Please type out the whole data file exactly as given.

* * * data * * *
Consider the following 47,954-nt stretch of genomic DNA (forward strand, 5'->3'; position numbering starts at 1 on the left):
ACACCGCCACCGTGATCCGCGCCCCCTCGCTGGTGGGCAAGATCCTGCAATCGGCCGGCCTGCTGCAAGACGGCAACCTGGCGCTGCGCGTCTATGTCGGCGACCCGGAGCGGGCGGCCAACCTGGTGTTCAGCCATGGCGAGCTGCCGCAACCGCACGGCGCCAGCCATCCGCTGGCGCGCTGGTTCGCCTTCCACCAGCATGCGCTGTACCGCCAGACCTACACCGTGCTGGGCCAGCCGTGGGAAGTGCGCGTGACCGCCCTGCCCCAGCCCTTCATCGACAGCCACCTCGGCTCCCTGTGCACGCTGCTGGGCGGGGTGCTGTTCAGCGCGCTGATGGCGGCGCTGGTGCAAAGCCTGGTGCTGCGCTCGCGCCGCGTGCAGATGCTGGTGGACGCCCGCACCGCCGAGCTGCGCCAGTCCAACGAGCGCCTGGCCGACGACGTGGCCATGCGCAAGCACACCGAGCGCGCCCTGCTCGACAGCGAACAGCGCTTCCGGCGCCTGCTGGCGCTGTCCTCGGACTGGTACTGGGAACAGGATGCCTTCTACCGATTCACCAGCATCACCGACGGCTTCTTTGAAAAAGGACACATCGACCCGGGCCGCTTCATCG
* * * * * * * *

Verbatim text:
Consider the following 47,954-nt stretch of genomic DNA (forward strand, 5'->3'; position numbering starts at 1 on the left):
ACACCGCCACCGTGATCCGCGCCCCCTCGCTGGTGGGCAAGATCCTGCAATCGGCCGGCCTGCTGCAAGACGGCAACCTGGCGCTGCGCGTCTATGTCGGCGACCCGGAGCGGGCGGCCAACCTGGTGTTCAGCCATGGCGAGCTGCCGCAACCGCACGGCGCCAGCCATCCGCTGGCGCGCTGGTTCGCCTTCCACCAGCATGCGCTGTACCGCCAGACCTACACCGTGCTGGGCCAGCCGTGGGAAGTGCGCGTGACCGCCCTGCCCCAGCCCTTCATCGACAGCCACCTCGGCTCCCTGTGCACGCTGCTGGGCGGGGTGCTGTTCAGCGCGCTGATGGCGGCGCTGGTGCAAAGCCTGGTGCTGCGCTCGCGCCGCGTGCAGATGCTGGTGGACGCCCGCACCGCCGAGCTGCGCCAGTCCAACGAGCGCCTGGCCGACGACGTGGCCATGCGCAAGCACACCGAGCGCGCCCTGCTCGACAGCGAACAGCGCTTCCGGCGCCTGCTGGCGCTGTCCTCGGACTGGTACTGGGAACAGGATGCCTTCTACCGATTCACCAGCATCACCGACGGCTTCTTTGAAAAAGGACACATCGACCCGGGCCGCTTCATCG